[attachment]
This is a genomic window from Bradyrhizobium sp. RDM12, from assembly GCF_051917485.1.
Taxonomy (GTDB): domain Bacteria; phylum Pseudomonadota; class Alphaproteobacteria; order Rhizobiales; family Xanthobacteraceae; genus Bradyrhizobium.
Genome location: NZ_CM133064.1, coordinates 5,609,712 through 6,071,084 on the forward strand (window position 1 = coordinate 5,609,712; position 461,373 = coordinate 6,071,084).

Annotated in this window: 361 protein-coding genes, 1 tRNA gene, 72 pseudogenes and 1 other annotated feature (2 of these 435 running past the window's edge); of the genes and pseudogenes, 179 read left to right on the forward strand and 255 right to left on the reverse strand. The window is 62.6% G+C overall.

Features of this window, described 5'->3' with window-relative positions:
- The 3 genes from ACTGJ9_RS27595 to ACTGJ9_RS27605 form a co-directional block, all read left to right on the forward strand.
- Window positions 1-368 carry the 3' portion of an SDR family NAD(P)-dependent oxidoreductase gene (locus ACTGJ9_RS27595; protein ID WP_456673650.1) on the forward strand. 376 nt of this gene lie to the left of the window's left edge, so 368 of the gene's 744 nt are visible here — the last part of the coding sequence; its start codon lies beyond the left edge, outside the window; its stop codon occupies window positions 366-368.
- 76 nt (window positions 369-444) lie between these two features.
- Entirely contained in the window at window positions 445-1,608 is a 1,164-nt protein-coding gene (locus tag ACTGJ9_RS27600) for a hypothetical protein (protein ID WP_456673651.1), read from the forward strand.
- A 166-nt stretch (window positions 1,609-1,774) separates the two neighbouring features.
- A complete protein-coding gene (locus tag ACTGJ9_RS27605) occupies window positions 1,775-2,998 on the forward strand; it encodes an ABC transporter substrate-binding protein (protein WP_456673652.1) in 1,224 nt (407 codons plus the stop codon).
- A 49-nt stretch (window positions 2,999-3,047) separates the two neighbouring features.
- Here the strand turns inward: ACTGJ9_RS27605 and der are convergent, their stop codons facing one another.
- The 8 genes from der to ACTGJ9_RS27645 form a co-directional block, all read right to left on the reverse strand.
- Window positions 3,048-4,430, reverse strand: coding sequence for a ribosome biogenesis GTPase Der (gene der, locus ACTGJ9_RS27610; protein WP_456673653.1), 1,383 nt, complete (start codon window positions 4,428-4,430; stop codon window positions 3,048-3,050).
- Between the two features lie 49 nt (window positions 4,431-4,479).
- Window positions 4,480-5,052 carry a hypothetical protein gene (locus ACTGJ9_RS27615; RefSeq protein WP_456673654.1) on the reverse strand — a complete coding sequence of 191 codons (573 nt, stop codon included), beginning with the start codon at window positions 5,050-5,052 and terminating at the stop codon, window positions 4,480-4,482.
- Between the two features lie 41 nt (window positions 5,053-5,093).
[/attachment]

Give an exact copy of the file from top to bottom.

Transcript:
This is a genomic window from Bradyrhizobium sp. RDM12, from assembly GCF_051917485.1.
Taxonomy (GTDB): domain Bacteria; phylum Pseudomonadota; class Alphaproteobacteria; order Rhizobiales; family Xanthobacteraceae; genus Bradyrhizobium.
Genome location: NZ_CM133064.1, coordinates 5,609,712 through 6,071,084 on the forward strand (window position 1 = coordinate 5,609,712; position 461,373 = coordinate 6,071,084).

Annotated in this window: 361 protein-coding genes, 1 tRNA gene, 72 pseudogenes and 1 other annotated feature (2 of these 435 running past the window's edge); of the genes and pseudogenes, 179 read left to right on the forward strand and 255 right to left on the reverse strand. The window is 62.6% G+C overall.

Features of this window, described 5'->3' with window-relative positions:
- The 3 genes from ACTGJ9_RS27595 to ACTGJ9_RS27605 form a co-directional block, all read left to right on the forward strand.
- Window positions 1-368 carry the 3' portion of an SDR family NAD(P)-dependent oxidoreductase gene (locus ACTGJ9_RS27595; protein ID WP_456673650.1) on the forward strand. 376 nt of this gene lie to the left of the window's left edge, so 368 of the gene's 744 nt are visible here — the last part of the coding sequence; its start codon lies beyond the left edge, outside the window; its stop codon occupies window positions 366-368.
- 76 nt (window positions 369-444) lie between these two features.
- Entirely contained in the window at window positions 445-1,608 is a 1,164-nt protein-coding gene (locus tag ACTGJ9_RS27600) for a hypothetical protein (protein ID WP_456673651.1), read from the forward strand.
- A 166-nt stretch (window positions 1,609-1,774) separates the two neighbouring features.
- A complete protein-coding gene (locus tag ACTGJ9_RS27605) occupies window positions 1,775-2,998 on the forward strand; it encodes an ABC transporter substrate-binding protein (protein WP_456673652.1) in 1,224 nt (407 codons plus the stop codon).
- A 49-nt stretch (window positions 2,999-3,047) separates the two neighbouring features.
- Here the strand turns inward: ACTGJ9_RS27605 and der are convergent, their stop codons facing one another.
- The 8 genes from der to ACTGJ9_RS27645 form a co-directional block, all read right to left on the reverse strand.
- Window positions 3,048-4,430, reverse strand: coding sequence for a ribosome biogenesis GTPase Der (gene der, locus ACTGJ9_RS27610; protein WP_456673653.1), 1,383 nt, complete (start codon window positions 4,428-4,430; stop codon window positions 3,048-3,050).
- Between the two features lie 49 nt (window positions 4,431-4,479).
- Window positions 4,480-5,052 carry a hypothetical protein gene (locus ACTGJ9_RS27615; RefSeq protein WP_456673654.1) on the reverse strand — a complete coding sequence of 191 codons (573 nt, stop codon included), beginning with the start codon at window positions 5,050-5,052 and terminating at the stop codon, window positions 4,480-4,482.
- Between the two features lie 41 nt (window positions 5,053-5,093).